Please use this identifier to cite or link to this item:
|Title:||The Potential Environmental and Public Health Effects of Chemical Regeneration of Spent Granular Activated Carbon|
|Authors:||Fukuda, Tracy K.|
Babcock, Roger W.
|Publisher:||Water Resources Research Center, University of Hawaii at Manoa|
|Citation:||Fukuda T, Babcock RW, Menon P. 1999. The potential environmental and public health effects of chemical regeneration of spent granular activated carbon. Honolulu (HI): Water Resources Research Center, University of Hawaii at Manoa. WRRC-99-04.|
|Series/Report no.:||WRRC Unedited Reports.|
|Abstract:||Chemical regeneration is one method of regenerating spent granular activated carbon. The chemicals being considered for use are acetic acid, acetone, formic acid, hydrochloric acid, sodium hydroxide methanol, ethanol, and 2-Propanol. The potential environmental and public health effects of chemical regeneration of spent granular activated carbon causes concern. Information on the eight chemicals and environmental regulations were gathered by doing a literature survey. An evaluation of these chemicals- occupational standards; acute and chronic effects; carcinogenic, reproductive, and mutagenic effects; and environmental fate- showed no anticipated hazards. With the proper preventative and mitigative measures, any unnecessary exposure and adverse effects can be prevented. Chemical regeneration is an alternative to handling spent GAC.|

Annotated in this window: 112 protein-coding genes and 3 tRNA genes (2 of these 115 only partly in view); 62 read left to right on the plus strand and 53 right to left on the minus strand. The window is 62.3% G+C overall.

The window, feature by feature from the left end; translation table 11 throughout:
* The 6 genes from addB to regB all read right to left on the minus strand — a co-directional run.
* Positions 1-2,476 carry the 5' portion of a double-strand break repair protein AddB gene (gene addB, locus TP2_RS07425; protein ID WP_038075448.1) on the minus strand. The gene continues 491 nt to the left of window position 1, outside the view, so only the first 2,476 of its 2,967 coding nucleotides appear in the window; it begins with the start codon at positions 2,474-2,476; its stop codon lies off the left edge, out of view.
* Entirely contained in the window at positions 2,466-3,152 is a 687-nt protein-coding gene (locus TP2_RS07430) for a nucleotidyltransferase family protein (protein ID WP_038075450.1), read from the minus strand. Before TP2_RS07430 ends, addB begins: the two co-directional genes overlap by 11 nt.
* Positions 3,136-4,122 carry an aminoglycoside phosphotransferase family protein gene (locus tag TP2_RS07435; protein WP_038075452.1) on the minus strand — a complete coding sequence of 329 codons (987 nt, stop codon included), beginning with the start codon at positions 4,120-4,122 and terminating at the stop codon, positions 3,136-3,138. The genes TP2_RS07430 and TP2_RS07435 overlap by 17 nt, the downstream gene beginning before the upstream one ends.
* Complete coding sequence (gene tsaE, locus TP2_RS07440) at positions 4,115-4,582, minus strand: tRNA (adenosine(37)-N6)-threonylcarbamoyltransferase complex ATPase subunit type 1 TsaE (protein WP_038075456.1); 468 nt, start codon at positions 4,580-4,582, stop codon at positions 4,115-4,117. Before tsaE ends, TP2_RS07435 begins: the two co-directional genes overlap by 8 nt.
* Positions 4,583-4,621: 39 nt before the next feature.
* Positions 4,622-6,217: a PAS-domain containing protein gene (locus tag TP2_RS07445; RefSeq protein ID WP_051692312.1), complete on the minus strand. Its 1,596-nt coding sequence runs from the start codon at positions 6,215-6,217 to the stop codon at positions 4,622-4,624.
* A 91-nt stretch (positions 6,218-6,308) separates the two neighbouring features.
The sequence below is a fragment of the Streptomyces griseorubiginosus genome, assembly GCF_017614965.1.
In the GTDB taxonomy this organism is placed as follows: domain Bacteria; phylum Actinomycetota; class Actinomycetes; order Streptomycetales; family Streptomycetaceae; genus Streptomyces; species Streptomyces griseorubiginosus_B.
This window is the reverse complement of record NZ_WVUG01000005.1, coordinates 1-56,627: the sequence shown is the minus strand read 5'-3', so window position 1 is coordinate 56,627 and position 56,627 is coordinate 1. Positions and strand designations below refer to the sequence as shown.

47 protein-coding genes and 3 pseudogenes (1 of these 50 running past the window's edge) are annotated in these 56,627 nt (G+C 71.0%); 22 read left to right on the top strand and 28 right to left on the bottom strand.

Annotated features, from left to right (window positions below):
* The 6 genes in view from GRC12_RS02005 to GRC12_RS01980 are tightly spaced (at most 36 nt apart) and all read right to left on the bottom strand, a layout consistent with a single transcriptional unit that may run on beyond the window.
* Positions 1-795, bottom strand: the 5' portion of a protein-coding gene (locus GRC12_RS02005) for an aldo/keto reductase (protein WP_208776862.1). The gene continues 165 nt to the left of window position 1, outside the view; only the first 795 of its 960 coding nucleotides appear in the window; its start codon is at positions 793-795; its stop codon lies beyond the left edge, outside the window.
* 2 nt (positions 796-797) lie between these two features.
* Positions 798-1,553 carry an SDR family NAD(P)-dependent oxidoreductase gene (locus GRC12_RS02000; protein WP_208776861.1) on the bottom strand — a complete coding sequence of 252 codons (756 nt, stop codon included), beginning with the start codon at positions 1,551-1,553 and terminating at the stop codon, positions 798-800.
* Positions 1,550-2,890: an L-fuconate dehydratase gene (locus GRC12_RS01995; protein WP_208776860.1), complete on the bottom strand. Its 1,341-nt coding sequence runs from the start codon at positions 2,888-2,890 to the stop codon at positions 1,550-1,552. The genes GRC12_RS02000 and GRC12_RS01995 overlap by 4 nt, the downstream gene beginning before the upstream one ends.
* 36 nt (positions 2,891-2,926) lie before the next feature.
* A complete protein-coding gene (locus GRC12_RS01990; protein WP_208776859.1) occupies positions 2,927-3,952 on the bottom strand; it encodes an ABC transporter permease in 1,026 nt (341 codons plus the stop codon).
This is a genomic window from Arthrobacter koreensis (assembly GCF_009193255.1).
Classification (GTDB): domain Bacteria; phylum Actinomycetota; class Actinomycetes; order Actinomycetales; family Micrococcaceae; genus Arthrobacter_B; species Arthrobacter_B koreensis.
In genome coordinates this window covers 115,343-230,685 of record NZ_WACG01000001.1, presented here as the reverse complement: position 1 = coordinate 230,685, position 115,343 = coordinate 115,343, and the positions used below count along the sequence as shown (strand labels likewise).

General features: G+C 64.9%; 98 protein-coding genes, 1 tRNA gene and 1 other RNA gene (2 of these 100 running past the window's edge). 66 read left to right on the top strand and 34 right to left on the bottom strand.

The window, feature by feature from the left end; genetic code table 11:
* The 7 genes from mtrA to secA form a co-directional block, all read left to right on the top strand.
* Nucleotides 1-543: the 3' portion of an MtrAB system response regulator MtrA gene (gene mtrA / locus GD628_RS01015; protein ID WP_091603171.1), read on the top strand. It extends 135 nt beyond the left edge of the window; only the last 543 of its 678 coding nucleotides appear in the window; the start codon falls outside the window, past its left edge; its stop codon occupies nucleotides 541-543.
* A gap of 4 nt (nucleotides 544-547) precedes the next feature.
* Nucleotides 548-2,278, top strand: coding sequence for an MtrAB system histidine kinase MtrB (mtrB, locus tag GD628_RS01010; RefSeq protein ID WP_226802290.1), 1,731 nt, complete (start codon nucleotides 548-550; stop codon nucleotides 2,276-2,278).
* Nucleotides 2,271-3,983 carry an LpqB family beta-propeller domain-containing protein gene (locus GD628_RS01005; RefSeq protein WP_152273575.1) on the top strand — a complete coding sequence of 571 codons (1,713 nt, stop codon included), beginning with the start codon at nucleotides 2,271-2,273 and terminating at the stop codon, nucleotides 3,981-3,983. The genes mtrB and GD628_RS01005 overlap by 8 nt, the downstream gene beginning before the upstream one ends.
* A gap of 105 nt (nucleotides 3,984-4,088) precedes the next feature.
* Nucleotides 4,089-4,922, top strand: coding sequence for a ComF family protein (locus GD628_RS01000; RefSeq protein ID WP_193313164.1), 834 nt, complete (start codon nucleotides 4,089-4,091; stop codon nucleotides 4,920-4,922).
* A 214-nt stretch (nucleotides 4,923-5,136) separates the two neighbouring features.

|Sponsor:||Board of Water Supply, City and Council of Honolulu: contract no. C-58148|
|Appears in Collections:||WRRC Unedited Project Reports|
Items in ScholarSpace are protected by copyright, with all rights reserved, unless otherwise indicated.